The writer remembers the personal struggles behind South Africa: anti-apartheid movement.
A veteran of the anti-apartheid struggle, London-born Hilda Bernstein moved to South Africa when she was seventeen. She was immediately horrified by the racism she saw.
Now 82, she remembers clearly those days when she first became involved in the anti-apartheid movement. 'I can't explain why some people become activists and others don't, why some feel the need to improve the world and others don't,’ she says, speaking with a light South African accent. ‘All I know is I could see things were wrong and I wanted to change them.’
Bernstein was exiled for being an ANC agitator in 1964, along with her husband Rusty, who stood trial at Rivonia with Nelson Mandela and others accused of treason. The author has been based in Britain ever since.
It is appropriate that Bernstein should appear at the Edinburgh Book Festival alongside Gillian Slovo, with Rusty also present.
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Hilda Bernstein: ‘I could see things were wrong and I wanted to change them'
Hilda was a close friend of Slovo's parents Ruth First and .lo Slovo, the ANC's most famous white activists. Her most recent book The Rift, a collection of interviews with anti-apartheid veterans, prefigures Gillian Slovo's searing memoir of childhood, Every Secret Thing, published earlier this year.
Both books are painfully eloquent about the price paid by families of activists involved in the struggle.
'Among the children there was a great deal of anger, and an enormous amount of love and respect,’ explains Bernstein. 'It was a thing they had to resolve - as children they wanted to be the most important thing in their parents' lives, and instead they felt sacrificed to
parents taken away in the middle of the night, of the raids, imprisonments and trials. The children still bear those scars.’
It’s a judgement born out by Gillian Slovo's memoir, which shows her wrestling with the pain caused by her father's constant absences and her mother's assassination at the hands of the South African government.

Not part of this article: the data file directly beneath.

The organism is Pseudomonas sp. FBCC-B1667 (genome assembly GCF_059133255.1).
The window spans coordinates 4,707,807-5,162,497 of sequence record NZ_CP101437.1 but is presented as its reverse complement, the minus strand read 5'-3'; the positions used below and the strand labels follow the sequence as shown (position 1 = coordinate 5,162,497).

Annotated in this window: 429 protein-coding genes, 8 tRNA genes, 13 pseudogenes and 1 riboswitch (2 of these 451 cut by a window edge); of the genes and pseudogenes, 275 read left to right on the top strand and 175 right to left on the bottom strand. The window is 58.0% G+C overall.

’Although we were a tiny minority in conflict with everything around us, in a funny sense it was easier for us,’ says Bernstein. (Marc Lambert)
I Gillian Slovo with Hilda Bernstein (Book Festival) Post Office Theatre, 220 3990, 23 Aug, 5. 70pm, f 6 ([5). Every
'Then there was the whole trauma of seeing your
Secret Thing by Gillian S/ovo is published by Abacus at
Doris Lessing: discusses her milestone books at The Fifty, part of the Book Festival
78 "IE usr 22—28 Aug 1997
The internationally acclaimed author talks about two milestone books in her life.
Recollection counts for a lot in Doris Lessing's estimation. Of the books that have made a big impression on her, one is the foremost modernist experiment in memory and subjectivity, the other a woman’s autobiography.
’The one I admire inordinately is Proust’s Remembrance Of Things Past,’ says Lessing. ‘I read it when the first translations of each volume by Moncrieff came out. I was still living in Rhodesia and it made a very great impression on me.
‘I found volume one, Swann’s Way, the most compelling then, but as I familiarised myself with the whole thing, I became full of admiration for the structure of the work.
’I really like the slow, evolving book
and it's a very complicated work in the great tradition of slow books Proust was in no hurry whatsoever, unlike most modern wnters who try to get It all over as soon as pos5ible.’
Next for LQSSIIIg IS the aUIObIOQI'deTy of Nadezdha Mandlestam, wrfe of the Russian poet OSIp Mandlestam.
‘Her name means hope and the title of the book In English rs Hope Against Hope,’ LESSIIIg explains. 'It descnbes III great detail what It was like for her living with Mandlestam, a very great poet, the persecution they endured and what it was like livmg under Sowet tyranny.’ (Deirdre Molloy)
I Doris Lessing (Book Festival) The Fifty, Fri 22 Aug, Post Office Theatre, 220 3990, 7pm, [ 6 (f3). Lessing discusses her latest novel Love, Again (HarperCo/lins) and the second volume of her autobiography, published in the autumn, Sat 23 Aug, Post Office Theatre, 77am, £5 (£3).
Question time Meera Syal
The actress, screenwriter and author of comic coming-of-age novel Anita And Me answers the questions that matter.
WORST SUBJECT AT SCHOOL I was a complete dumbo at maths. My mum and dad arranged for a private tutor but he was also an ice cream man. So Mr Whippy came twice a week to teach me algebra and parked his van outside.
FIRST FILM YOU SAW IN THE CINEMA We went to see Mary Poppins when I was six but my Mum got the times wrong so we saw One Million Years BC with Raquel Welch in a leopard skin bikini, which scared the wits out of me. It put me off going back for quite a while.
MOST HATED JOB I've never had a paper round or a proper job that wasn't acting or writing. My parents always believed that you're only young once, so even when l was a student they let me spend my summers doing what I wanted.
BEST HOLIDAY It was a working holiday — I did Caryl Churchill's Serious Money in New York over two weeks at Christmas and spent most of my time exploring the city.
PHOBIAS I've always been claustrophiobic, but I'm alright in lifts as long as they’re biggish and I don’t have to stay in them too long.
IDEAL ACTING ROLE I've always wanted to do Katherina in The Taming Of The Shrew or be in anything with Victoria Wood.
FAVOURITE BOOKS THIS YEAR Arundhati Roy's The God Of Small Things and Roddy Doyle’s The Woman Who Walked Into Doors.
COMIC HEROES Victoria Wood, Woody Allen and The Simpsons. HOW WOULD YOU LIKE TO BE REMEMBERED? As a good mother and someone who made a
A difference even in a small way.
I Meera Syal (Bool: Festival) ESPC Studio Theatre, 24 Aug, 3 30pm, f3 ([2. 50) Anita And Me is published by Flamingo at [5. 99.